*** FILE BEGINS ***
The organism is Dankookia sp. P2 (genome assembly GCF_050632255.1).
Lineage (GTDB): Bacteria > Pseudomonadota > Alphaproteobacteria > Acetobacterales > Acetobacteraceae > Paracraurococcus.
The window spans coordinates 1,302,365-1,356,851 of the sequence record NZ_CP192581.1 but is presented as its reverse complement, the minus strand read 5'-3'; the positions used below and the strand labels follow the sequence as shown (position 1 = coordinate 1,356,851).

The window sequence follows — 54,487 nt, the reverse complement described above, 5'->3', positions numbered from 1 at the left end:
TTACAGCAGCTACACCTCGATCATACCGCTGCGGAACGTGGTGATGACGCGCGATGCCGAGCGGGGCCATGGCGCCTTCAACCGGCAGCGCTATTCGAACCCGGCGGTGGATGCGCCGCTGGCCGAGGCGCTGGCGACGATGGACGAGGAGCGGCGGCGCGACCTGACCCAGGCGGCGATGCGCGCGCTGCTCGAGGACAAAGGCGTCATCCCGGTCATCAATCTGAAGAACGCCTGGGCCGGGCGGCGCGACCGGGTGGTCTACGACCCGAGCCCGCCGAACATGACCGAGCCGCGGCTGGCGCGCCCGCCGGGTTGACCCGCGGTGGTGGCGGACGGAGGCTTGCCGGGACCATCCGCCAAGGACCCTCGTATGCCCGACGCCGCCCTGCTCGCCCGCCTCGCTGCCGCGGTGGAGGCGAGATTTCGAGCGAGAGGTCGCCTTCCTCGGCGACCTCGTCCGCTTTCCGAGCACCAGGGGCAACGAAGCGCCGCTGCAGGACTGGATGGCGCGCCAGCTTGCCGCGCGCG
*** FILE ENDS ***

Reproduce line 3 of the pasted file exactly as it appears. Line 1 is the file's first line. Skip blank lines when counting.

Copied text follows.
The window spans coordinates 1,302,365-1,356,851 of the sequence record NZ_CP192581.1 but is presented as its reverse complement, the minus strand read 5'-3'; the positions used below and the strand labels follow the sequence as shown (position 1 = coordinate 1,356,851).